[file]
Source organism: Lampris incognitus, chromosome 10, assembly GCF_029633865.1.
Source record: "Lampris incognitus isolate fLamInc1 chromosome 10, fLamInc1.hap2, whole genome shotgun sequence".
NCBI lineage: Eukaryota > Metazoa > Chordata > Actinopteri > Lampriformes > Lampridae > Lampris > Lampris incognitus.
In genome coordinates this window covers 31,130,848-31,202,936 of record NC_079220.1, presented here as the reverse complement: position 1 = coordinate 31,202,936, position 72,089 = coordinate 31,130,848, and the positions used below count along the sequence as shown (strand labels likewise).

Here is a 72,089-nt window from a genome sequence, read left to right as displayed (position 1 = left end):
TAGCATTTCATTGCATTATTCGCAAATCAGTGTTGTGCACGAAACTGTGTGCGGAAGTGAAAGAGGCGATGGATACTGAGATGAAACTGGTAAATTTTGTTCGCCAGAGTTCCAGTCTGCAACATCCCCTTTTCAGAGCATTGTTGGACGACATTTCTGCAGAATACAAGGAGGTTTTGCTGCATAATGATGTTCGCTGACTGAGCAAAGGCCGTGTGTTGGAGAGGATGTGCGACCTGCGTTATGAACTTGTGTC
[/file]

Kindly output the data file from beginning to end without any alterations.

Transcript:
Source organism: Lampris incognitus, chromosome 10, assembly GCF_029633865.1.
Source record: "Lampris incognitus isolate fLamInc1 chromosome 10, fLamInc1.hap2, whole genome shotgun sequence".
NCBI lineage: Eukaryota > Metazoa > Chordata > Actinopteri > Lampriformes > Lampridae > Lampris > Lampris incognitus.
In genome coordinates this window covers 31,130,848-31,202,936 of record NC_079220.1, presented here as the reverse complement: position 1 = coordinate 31,202,936, position 72,089 = coordinate 31,130,848, and the positions used below count along the sequence as shown (strand labels likewise).

Here is a 72,089-nt window from a genome sequence, read left to right as displayed (position 1 = left end):
TAGCATTTCATTGCATTATTCGCAAATCAGTGTTGTGCACGAAACTGTGTGCGGAAGTGAAAGAGGCGATGGATACTGAGATGAAACTGGTAAATTTTGTTCGCCAGAGTTCCAGTCTGCAACATCCCCTTTTCAGAGCATTGTTGGACGACATTTCTGCAGAATACAAGGAGGTTTTGCTGCATAATGATGTTCGCTGACTGAGCAAAGGCCGTGTGTTGGAGAGGATGTGCGACCTGCGTTATGAACTTGTGTC